Andrew Messick, President, AEG Sports, presenter of the race
On the weather
"Two years ago, when we decided to move the race from February to May, we did it so we wouldn't get rained on, which was successful, but now we have snow. We have been watching the weather very carefully over past week and developed a number of contingency plans. We made our first decision early this morning at 6 a.m. We talked and it was clear at that point that a more than 100-mile stage in the conditions that we all experienced today would be irresponsible, so we made the decision to postpone."
"We expected from weather forecasts that it would get warmer, the roads would be clear and the conditions for racing would improve. We believed that right until the very end. It was only in the last fifteen minutes that it really became clear that weather conditions were not improving and in fact were getting worse."
"We looked at the condition and safety of the roads and spoke with our race doctor to get his assessment on how the low temperature and 20 mph winds would affect the riders, considering the question of hypothermia. We also spoke at length with teams and riders to get their opinion, and at a quarter to one, we thought we were racing."
"When we realized the weather was not going to improve and was deteriorating, Jim (Birrell) and the technical team made the decision that it was unsafe to race. The only responsible thing to do was cancel Stage 1 of the race. It was a sound decision that AEG fully supports."
"Five miles of the course had substantial accumulated snow and we made the right decision. We are disappointed. You can make the right decision and still be disappointed in the outcome."
"We also talked to a group of riders and they expressed their concern and point of view of riding in these conditions. The consensus was that they trusted us to make the right decision. If we deemed the route safe they would have ridden. We deemed that it was not safe and we feel they were satisfied with this decision."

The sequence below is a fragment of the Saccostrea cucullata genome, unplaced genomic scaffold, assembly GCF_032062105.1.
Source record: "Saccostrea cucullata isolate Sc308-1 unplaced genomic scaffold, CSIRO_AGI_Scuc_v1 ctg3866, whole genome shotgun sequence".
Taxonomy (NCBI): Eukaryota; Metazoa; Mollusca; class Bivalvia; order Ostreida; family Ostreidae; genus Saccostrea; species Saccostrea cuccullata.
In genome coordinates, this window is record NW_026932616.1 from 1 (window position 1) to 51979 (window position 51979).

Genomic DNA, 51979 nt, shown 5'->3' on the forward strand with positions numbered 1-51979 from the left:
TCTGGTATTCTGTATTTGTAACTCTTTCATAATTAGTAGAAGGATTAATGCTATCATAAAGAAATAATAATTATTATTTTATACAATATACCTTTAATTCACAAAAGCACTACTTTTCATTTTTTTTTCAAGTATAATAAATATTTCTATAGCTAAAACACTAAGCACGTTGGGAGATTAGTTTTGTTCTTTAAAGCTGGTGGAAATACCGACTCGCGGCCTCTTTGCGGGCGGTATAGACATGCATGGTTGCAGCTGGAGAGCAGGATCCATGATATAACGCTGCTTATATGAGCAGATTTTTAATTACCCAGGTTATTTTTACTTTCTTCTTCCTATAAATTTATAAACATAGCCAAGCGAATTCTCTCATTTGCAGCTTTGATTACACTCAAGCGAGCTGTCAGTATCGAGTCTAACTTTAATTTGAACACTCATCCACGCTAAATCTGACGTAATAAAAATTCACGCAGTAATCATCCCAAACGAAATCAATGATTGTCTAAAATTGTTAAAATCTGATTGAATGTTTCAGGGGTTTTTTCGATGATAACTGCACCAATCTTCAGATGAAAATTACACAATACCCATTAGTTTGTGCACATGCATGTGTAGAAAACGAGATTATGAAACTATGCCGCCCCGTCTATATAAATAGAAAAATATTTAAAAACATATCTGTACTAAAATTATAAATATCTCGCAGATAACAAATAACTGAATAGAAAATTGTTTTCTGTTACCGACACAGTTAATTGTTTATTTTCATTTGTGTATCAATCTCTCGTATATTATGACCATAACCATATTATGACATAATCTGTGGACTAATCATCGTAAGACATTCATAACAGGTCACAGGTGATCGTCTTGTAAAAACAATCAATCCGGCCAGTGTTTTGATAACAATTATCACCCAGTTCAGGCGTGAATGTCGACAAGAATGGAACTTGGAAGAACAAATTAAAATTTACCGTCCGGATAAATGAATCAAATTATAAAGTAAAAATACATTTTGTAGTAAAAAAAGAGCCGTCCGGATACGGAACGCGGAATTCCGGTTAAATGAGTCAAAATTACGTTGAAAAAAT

On the cancellation of Stage 1
"This is the first time we've had to cancel a stage of the race. I feel bad for the people in the Lake Tahoe region who didn't have the chance to view some of the best cyclists in the world. We missed a great race, but I don't necessarily think that there will be a competitive impact on how the race unfolds and who ultimately wins. We have always said we have incredible diversity in terrain and now we have incredible diversity in the weather."
On Lake Tahoe as a host city
"When deciding to have Lake Tahoe host the start of the 2011 Amgen Tour of California, we looked carefully at weather patterns up here in May as part of the decision-making process with the local organizing committee. The likelihood of severe winter weather in May was statistically low - we thought it might be cold, rainy and maybe windy, but we didn't contemplate that it would be snowing, cold and windy. Our team and the athletes arrived here in the middle of the week and the weather was fantastic. We would consider Lake Tahoe again to host the race in the future."
On Stage 2 of the 2011 Amgen Tour of California
"Honestly, our focus has been on today. Tomorrow we have a number of contingency plans if we again encounter drastic weather conditions. It is likely going to depend on the status of Donner Pass. We have our team up there right now assessing the situation."
Levi Leipheimer (USA), Team RadioShack
On the decision to cancel Stage 1 of the 2011 Amgen Tour of California
"We the riders are disappointed about not racing for the fans but we all agreed it was too risky in the ever changing weather. Thank you to AEG and Medalist for supporting this decision. We all hope the fans understand."
Alan Gallopin, Director Sportif, Team RadioShack